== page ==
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REED recruitment boss: Top CV and interview tips

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Written by: James Reed
24/07/2020
It’s estimated that UK unemployment could reach 15% should there be a second wave of Covid-19 and as such, many people will be reviewing their CVs and preparing for interviews.

With so many more people on the hunt for new opportunities, what steps can you take to sharpen your CV and stand out from the crowd in an interview?

Avoid common mistakes

Employers look at a CV for just seven-seconds on average before deciding whether to progress with an application. Therefore, you must avoid any silly grammatical or spelling mistakes in your CV. It’s easy to miss them, so always triple check it and ask your friends or family to sense-check the document before you send it off.

The design of the CV should also be considered. Blind applications are now popular among employers, in which case a photo of yourself on your CV won’t necessarily be helpful, you could end up in the “no” pile before the seven seconds is up.

You should also avoid jargon or cliched answers, employers hate them. Try to avoid tired phrases and words, such as “team player” and “seeking a new challenge”.

Don’t discount previous experience

You shouldn’t discount your previous experiences – even if they are in a different sector. Many skills are transferable, although sometimes this fact isn’t always immediately obvious. A sales executive has much in common with a customer services manager, for instance.

The relevant skills you have learnt in previous roles, be they voluntary or paid, will be invaluable for any future position. You will have learnt more than you perhaps realise. Identifying these, highlighting them in your CV and tailoring your application to the prospective role is what you need to do now.

Show your personality

Don’t forget that employers will be assessing your character and personality as well as your experience when they are reviewing your CV. How can you make an employer who has already dedicated a large amount of time to reading CVs pick out yours?

Coming across as robotic is a fast track to the recycling bin. You shouldn’t be afraid to show your personality and outline how you would fit into the company’s culture – adding individuality into your application will help you stand out from the crowd.

Use resources

Knowing where to start can be daunting for some jobseekers. Why not use free online tools to help you draft your CV and cover letter? REED’s selection of CV templates will help with a range of formats available based on your current working situation, and the CV advice section is also useful.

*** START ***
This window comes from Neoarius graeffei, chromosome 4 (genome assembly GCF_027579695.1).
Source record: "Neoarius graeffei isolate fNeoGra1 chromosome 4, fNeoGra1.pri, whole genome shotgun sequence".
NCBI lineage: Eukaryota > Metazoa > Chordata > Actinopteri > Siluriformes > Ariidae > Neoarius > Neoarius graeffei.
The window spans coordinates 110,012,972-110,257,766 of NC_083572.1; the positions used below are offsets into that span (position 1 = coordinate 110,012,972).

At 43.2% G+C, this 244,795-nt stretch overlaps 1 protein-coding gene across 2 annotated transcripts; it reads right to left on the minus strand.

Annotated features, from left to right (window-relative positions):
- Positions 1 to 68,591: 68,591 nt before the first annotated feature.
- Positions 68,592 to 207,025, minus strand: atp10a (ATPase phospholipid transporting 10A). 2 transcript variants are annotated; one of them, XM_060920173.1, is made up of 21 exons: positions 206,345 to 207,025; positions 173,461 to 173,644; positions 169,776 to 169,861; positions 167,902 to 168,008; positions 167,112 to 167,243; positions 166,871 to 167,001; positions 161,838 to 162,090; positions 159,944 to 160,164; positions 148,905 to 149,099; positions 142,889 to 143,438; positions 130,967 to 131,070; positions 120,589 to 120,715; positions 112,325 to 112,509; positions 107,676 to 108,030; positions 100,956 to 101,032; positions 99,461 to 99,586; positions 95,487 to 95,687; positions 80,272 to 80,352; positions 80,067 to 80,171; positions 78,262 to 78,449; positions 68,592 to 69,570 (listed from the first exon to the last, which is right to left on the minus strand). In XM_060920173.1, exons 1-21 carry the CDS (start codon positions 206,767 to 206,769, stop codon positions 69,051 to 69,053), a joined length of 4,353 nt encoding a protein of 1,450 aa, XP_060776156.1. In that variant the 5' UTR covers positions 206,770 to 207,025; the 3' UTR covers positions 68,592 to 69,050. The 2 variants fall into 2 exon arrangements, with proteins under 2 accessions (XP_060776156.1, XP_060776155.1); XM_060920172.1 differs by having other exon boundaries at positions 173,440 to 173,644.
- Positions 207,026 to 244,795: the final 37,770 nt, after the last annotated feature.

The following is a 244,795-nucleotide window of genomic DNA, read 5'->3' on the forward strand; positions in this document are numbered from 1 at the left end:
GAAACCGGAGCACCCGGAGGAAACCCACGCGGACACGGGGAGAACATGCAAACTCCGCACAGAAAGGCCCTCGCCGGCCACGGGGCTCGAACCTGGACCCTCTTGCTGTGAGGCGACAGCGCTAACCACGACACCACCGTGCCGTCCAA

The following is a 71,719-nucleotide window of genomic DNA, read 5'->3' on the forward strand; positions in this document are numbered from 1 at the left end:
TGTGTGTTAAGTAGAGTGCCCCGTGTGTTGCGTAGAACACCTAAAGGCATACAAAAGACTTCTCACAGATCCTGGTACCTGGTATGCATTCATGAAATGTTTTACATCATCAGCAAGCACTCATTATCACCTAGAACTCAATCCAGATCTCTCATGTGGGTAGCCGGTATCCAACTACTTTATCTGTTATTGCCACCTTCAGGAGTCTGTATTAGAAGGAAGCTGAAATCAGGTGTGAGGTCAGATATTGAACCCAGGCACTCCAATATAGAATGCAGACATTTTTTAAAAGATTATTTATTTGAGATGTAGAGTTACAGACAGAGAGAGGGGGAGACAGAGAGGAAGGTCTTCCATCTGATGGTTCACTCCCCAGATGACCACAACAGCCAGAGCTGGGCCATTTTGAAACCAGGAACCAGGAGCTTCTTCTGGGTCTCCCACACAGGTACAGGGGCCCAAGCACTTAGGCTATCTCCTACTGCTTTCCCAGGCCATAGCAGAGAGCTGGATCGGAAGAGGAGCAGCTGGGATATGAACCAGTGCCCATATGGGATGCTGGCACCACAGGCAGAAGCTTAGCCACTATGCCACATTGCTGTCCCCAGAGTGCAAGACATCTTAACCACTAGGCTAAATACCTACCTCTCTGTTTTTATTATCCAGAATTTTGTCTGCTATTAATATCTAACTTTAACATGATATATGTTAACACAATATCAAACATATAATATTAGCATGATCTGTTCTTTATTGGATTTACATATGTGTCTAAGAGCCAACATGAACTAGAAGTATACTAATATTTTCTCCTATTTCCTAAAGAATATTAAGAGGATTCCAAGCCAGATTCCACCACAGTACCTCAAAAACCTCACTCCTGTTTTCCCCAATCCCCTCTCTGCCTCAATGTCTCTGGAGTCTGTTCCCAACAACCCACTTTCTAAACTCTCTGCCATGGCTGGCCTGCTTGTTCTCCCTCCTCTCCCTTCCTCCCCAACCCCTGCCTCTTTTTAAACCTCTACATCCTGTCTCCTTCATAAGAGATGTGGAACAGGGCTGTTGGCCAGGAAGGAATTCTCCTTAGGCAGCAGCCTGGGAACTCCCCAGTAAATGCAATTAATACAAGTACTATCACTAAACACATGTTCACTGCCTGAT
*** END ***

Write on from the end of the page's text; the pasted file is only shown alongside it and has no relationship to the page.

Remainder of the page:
Look to do voluntary work

Another way you can make yourself more attractive to recruiters is by undertaking voluntary work. These opportunities are fantastic for career building and will help to add a new dimension to a CV. There are many voluntary roles available, and if you take one on, you’ll have the added benefit of doing something worthwhile and fulfilling, while also boosting your career and CV.

Don’t be afraid to send speculative applications

Sending a speculative job application to a business that is not currently advertising a suitable role shows initiative and creativity, and gets you in front of the queue. But, there is a skill involved. You shouldn’t randomly send out your CV, instead, you need to put yourself in the shoes of the potential employer and design your CV and cover letter to communicate why you should be hired despite the lack of vacancies.

Demonstrate added value and show that you’ve researched the business carefully. Being able to demonstrate your knowledge of the business is priceless – it shows you are genuinely interested in the role and are excited by the prospect of the job.

When it comes to interviews, practice makes perfect

Never underestimate the importance of preparation. It is one of the best ways to master the interview process and quell any nerves, but it’s often overlooked. Anticipate common interview questions and prepare answers you can use. Practice these in person with a friend or family, and don’t get frustrated if you make any errors.

Don’t panic over curveball questions

Quirky interview questions are quickly becoming the norm in the recruitment process, and these can cover anything. Examples might include: “if you were an animal, what would you be?” and “how would you explain what a TV is to a person from the 1400s”. Understandably, given its random nature, quirky interview questions are the stuff of nightmares for many jobseekers.

But the only way you can go wrong on quirky questions is to seize up and get uncomfortable. Recruiters ask these questions because they want to see your personality, and therefore, you must show it to them. Try to have fun – there are very few wrong answers.

Research the format

Recruiters often use a variety of methods – from one-on-one and group interviews, to role plays, position-specific tests, and psychometric questionnaires. Each one requires a different type of preparation and will likely see different types of questions being asked.

Often, the format is outlined when a jobseeker arrives at the interview, but there’s definitely no harm in asking for further information ahead of time to help you prepare.

Despite worrying job losses caused by the pandemic, things are looking up. With over 100,000 new jobs currently available on reed.co.uk and vacancies increasing weekly, there are signs the economy is opening up.

There are live opportunities in a wide range of sectors that fit a variety of backgrounds, so don’t give up if your first application is not successful. Be patient, the right opportunity will come and, when it does, make sure you’re prepared with these handy tips.

James Reed is chairman of REED employment agency

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